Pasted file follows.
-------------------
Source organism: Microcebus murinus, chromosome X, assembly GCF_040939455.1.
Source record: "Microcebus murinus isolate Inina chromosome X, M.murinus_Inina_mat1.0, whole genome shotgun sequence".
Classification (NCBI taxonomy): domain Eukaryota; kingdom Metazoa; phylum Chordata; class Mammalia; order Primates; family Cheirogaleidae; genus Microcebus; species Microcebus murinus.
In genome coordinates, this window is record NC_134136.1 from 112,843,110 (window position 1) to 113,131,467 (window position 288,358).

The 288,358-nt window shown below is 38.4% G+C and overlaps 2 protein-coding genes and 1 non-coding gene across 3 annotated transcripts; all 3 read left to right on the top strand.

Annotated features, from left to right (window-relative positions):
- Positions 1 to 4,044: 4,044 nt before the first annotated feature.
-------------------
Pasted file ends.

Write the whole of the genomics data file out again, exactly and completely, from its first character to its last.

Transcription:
Source organism: Microcebus murinus, chromosome X, assembly GCF_040939455.1.
Source record: "Microcebus murinus isolate Inina chromosome X, M.murinus_Inina_mat1.0, whole genome shotgun sequence".
Classification (NCBI taxonomy): domain Eukaryota; kingdom Metazoa; phylum Chordata; class Mammalia; order Primates; family Cheirogaleidae; genus Microcebus; species Microcebus murinus.
In genome coordinates, this window is record NC_134136.1 from 112,843,110 (window position 1) to 113,131,467 (window position 288,358).

The 288,358-nt window shown below is 38.4% G+C and overlaps 2 protein-coding genes and 1 non-coding gene across 3 annotated transcripts; all 3 read left to right on the top strand.

Annotated features, from left to right (window-relative positions):
- Positions 1 to 4,044: 4,044 nt before the first annotated feature.